sarah mabry 1840.png

1840 Union County SC Census

  • Sarah Fowler: age 30-39
  • Julia Fowler: age 10-14
  • Mary Jane Fowler: age 5-9

Were twelve year old Henry Richard and seven year old Elbert sent to live with relatives?

sarah mabry 1850.png

1850 Union County SC Census

In the 1850 census, Sarah Fowler was living with her eldest son, Henry Richard Fowler.

  • Sarah Fowler: age 42
  • Henry Fowler: age 24

Julia Fowler had married William Sprouse and was counted in his household in 1850.  Mary Jane Fowler was living with her favorite aunt, Mary Fowler White (sister of Ellis Fowler), and B. Elbert Fowler was not to be found although he was soon to marry Malinda Susannah Newbury and move to Cherokee County, Georgia.

Sarah Mabry Fowler is absent from records after the 1850 census.  Did she marry again, or perhaps follow her dearly departed husband Ellis Fowler into the afterlife?  I still continue to search for her, and hope to someday have more answers.

Children of Ellis Fowler and Sarah Mabry

  • Henry Richard Fowler b. 1825
  • Julia Fowler b. 1828
  • B. Elbert Fowler b. 1830
  • Mary Jane Fowler b. 1833

 

 

  • Ellis Fowler 1805-before 1840 m. Sarah (Sallie) Mabry 1808–after 1850
    • Henry Richard Fowler 1825–1885 m. Nancy Ann Elizabeth Farr 1840–1923
      • John Henry Fowler 1861–1914 m.  Eunice Lawson 1869–1919
        • Henry Richard Fowler 1889–1917
        • Robert K Fowler 1891–1917
        • Mamie Fowler 1893–1951 m. William Oscar Horne 1892–1966
          • Robert Horne 1918–
          • Gladys Horne 1921–
          • James Cecil Horne 1921–1953 m. Alta Jones
          • William Fowler “Billy” Horne 1923–2005
          • Peggy Horne 1927–2003
          • Sarah Ann Horne 1930–
        • Carrie Fowler 1895–1975 m. James F Faulkner 1891–
          • James Fowler Faulkner 1924–2000
          • Hugh Grier Faulkner 1927–1993
          • Rachel Faulkner 1929–
          • John Wilson Faulkner 1932–1989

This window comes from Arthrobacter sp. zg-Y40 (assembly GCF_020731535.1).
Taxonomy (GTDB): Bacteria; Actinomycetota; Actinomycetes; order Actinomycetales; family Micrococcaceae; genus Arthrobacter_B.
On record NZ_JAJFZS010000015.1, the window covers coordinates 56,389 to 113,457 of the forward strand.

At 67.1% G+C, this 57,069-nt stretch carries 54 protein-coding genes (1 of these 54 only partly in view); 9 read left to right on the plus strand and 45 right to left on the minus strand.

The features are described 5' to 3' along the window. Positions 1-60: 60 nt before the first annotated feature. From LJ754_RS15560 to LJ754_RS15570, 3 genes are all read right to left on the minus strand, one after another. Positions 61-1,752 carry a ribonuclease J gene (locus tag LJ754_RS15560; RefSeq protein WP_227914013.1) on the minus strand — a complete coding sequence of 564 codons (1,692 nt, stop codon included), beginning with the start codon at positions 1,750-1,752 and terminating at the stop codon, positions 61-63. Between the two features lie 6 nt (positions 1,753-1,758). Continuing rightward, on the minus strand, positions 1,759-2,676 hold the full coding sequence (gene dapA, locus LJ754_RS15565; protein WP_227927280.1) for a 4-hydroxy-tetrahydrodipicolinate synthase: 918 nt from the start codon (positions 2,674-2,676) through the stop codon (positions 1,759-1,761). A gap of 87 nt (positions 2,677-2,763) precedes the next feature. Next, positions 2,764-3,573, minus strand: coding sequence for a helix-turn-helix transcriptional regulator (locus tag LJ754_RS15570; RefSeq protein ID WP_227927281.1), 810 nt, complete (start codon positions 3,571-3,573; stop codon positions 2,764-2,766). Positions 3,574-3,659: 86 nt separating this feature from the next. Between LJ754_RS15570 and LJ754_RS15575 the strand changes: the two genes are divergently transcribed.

• Vera Fowler 1897–1977
        • William Fred Fowler 1900–1968
        • Mary Fowler 1903–1995
        • John Wilson Fowler 1906–1975
        • James Glenn Fowler 1909–1968
      • William Gist Fowler 1863–1923
      • David Nicholas Fowler 1866–1950
      • Sarah Catherine Fowler 1867–1950
      • James Thomas Fowler 1871–1954
      • Louise Fowler 1873–1953
      • Lucy Caroline Fowler 1876–1963
      • Richard Franklin Fowler 1878–1961 m. Mamie Aycock 1886–1972
        • Richard States Rights Fowler 1910–1962
        • Norris Rogers “Buddy” Fowler 1912–1997
        • Harold C Fowler 1914–1988 m.  Carolyn Eugenia Brown 1917–2006
          • Julian Harold Fowler 1944–2006
        • Rowland Franklin Fowler 1915–1917
        • Thesis Fowler 1916–1989
        • Julian Campbell Fowler 1918–1937
      • Nannie Mahala Fowler 1881–1973
      • Mary Ellen Darling Fowler 1885–1974
    • Julia Fowler 1828–1880 m. William Sprouse 1822–1870
      • Mary Jane Sprouse 1848–1910 m. Andrew Jackson Foster 1834–
        • Emma Foster 1866–
        • William D. Foster 1873–
        • Elizabeth Foster 1876–
        • Lizzie Foster 1885–
        • Texanna Foster 1886–
      • John H Sprouse 1850–1910
      • James Calvin Sprouse 1853–1929
      • Sallie Sprouse 1854–1880
      • McSwain “Doc” Sprouse 1856–1936